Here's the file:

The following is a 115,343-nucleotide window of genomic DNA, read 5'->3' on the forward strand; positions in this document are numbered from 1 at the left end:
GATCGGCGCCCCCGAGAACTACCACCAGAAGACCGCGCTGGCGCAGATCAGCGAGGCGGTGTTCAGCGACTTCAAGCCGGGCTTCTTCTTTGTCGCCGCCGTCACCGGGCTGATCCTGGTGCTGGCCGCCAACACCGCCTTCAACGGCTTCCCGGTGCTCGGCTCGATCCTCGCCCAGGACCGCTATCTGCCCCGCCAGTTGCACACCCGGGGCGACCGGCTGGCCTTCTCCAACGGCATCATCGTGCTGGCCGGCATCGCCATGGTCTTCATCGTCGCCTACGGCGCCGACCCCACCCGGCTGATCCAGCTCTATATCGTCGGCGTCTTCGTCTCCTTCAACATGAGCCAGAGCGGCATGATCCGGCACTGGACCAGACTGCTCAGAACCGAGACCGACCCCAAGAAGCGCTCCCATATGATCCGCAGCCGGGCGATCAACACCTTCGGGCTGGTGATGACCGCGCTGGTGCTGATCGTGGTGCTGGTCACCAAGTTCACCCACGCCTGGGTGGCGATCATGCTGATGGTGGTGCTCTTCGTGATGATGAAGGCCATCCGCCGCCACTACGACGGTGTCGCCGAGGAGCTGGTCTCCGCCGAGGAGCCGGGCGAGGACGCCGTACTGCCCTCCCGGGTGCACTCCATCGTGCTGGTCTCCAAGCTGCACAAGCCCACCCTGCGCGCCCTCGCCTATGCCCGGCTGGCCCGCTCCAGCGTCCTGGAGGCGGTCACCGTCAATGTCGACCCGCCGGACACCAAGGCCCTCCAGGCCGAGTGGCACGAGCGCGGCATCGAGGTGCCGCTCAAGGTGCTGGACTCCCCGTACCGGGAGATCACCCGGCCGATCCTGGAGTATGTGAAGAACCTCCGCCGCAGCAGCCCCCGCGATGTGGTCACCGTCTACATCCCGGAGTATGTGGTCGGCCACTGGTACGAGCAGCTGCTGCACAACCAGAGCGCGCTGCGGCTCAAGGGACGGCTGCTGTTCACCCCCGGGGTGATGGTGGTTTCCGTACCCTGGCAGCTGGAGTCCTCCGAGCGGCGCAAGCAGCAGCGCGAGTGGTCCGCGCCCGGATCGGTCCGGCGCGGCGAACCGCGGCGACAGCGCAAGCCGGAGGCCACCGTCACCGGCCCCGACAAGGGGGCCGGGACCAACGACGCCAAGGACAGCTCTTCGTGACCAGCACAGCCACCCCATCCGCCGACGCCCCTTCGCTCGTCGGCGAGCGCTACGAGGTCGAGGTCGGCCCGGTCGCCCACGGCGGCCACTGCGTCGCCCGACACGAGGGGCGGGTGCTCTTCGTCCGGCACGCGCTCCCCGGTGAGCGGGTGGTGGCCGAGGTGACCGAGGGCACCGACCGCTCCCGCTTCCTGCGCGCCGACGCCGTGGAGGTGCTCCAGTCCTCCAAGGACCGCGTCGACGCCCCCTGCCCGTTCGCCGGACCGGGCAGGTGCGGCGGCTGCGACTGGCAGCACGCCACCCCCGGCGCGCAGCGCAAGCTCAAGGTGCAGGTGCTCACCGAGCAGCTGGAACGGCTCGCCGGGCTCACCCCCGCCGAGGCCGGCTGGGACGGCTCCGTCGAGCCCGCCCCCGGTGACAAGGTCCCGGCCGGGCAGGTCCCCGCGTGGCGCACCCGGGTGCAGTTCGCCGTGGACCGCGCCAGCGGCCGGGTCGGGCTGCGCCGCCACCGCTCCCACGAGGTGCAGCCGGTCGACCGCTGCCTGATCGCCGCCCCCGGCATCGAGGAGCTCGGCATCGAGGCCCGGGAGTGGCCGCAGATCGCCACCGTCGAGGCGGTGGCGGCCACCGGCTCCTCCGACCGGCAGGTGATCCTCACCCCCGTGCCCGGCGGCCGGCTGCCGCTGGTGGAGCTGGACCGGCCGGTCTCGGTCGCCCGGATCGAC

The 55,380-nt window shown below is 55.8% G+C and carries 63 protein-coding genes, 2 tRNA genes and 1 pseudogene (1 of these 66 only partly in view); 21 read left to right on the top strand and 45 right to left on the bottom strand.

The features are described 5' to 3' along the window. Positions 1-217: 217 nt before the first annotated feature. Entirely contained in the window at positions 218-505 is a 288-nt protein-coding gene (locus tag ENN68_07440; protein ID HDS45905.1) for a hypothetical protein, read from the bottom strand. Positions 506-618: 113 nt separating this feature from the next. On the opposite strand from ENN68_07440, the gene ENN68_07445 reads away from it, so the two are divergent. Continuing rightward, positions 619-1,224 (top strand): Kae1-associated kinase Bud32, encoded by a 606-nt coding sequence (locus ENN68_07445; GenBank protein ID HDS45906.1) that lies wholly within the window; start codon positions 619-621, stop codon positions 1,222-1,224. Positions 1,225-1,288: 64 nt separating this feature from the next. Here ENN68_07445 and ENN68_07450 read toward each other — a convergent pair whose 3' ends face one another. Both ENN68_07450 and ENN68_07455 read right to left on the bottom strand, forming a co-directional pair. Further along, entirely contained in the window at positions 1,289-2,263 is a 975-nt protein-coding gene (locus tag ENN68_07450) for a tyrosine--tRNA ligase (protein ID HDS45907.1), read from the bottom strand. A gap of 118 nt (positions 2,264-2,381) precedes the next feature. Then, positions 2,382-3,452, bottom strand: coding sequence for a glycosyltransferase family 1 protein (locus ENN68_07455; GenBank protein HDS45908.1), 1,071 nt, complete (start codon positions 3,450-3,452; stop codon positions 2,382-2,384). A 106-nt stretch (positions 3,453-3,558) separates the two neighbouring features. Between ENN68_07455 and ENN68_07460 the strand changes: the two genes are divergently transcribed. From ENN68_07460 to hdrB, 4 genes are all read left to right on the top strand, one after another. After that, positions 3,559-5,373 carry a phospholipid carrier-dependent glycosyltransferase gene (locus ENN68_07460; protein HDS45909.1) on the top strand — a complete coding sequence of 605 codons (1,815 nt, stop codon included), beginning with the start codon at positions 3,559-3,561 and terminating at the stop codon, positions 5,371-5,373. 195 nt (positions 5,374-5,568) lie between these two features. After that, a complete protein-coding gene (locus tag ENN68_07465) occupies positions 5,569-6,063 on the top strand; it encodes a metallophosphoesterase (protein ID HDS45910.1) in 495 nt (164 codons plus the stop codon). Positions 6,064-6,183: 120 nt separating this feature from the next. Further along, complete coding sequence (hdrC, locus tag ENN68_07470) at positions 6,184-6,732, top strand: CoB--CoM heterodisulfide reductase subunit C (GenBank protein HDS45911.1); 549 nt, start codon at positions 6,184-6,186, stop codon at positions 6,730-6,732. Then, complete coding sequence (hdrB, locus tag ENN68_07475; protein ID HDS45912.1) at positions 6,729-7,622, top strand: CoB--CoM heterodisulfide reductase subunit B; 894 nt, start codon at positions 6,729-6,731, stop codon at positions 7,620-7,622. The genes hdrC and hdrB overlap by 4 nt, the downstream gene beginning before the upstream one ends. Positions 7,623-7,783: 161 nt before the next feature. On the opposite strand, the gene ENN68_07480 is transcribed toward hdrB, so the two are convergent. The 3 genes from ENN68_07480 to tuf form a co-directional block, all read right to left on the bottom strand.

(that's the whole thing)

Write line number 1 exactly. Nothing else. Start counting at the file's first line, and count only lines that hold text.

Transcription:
The following is a 115,343-nucleotide window of genomic DNA, read 5'->3' on the forward strand; positions in this document are numbered from 1 at the left end: